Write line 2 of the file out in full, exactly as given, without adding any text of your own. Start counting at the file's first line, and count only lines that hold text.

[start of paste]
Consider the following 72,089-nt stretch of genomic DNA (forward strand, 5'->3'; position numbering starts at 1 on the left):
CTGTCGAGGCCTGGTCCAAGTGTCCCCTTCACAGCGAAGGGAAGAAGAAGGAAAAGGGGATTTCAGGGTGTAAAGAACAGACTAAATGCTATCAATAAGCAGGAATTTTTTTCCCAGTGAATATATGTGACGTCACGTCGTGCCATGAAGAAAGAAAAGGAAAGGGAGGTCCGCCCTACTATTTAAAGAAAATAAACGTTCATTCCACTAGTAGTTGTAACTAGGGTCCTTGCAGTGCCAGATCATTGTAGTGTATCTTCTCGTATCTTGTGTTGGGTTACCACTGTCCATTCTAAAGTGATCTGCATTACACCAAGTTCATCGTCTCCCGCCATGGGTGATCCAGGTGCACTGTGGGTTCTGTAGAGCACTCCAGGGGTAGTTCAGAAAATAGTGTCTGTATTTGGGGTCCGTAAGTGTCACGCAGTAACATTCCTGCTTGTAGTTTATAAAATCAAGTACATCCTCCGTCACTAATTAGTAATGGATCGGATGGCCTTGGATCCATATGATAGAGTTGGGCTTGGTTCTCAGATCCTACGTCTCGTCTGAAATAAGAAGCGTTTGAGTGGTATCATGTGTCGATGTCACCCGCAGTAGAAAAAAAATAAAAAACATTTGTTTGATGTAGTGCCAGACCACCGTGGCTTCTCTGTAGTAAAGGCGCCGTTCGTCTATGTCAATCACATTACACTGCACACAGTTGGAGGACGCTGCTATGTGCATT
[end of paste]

CTGTCGAGGCCTGGTCCAAGTGTCCCCTTCACAGCGAAGGGAAGAAGAAGGAAAAGGGGATTTCAGGGTGTAAAGAACAGACTAAATGCTATCAATAAGCAGGAATTTTTTTCCCAGTGAATATATGTGACGTCACGTCGTGCCATGAAGAAAGAAAAGGAAAGGGAGGTCCGCCCTACTATTTAAAGAAAATAAACGTTCATTCCACTAGTAGTTGTAACTAGGGTCCTTGCAGTGCCAGATCATTGTAGTGTATCTTCTCGTATCTTGTGTTGGGTTACCACTGTCCATTCTAAAGTGATCTGCATTACACCAAGTTCATCGTCTCCCGCCATGGGTGATCCAGGTGCACTGTGGGTTCTGTAGAGCACTCCAGGGGTAGTTCAGAAAATAGTGTCTGTATTTGGGGTCCGTAAGTGTCACGCAGTAACATTCCTGCTTGTAGTTTATAAAATCAAGTACATCCTCCGTCACTAATTAGTAATGGATCGGATGGCCTTGGATCCATATGATAGAGTTGGGCTTGGTTCTCAGATCCTACGTCTCGTCTGAAATAAGAAGCGTTTGAGTGGTATCATGTGTCGATGTCACCCGCAGTAGAAAAAAAATAAAAAACATTTGTTTGATGTAGTGCCAGACCACCGTGGCTTCTCTGTAGTAAAGGCGCCGTTCGTCTATGTCAATCACATTACACTGCACACAGTTGGAGGACGCTGCTATGTGCATT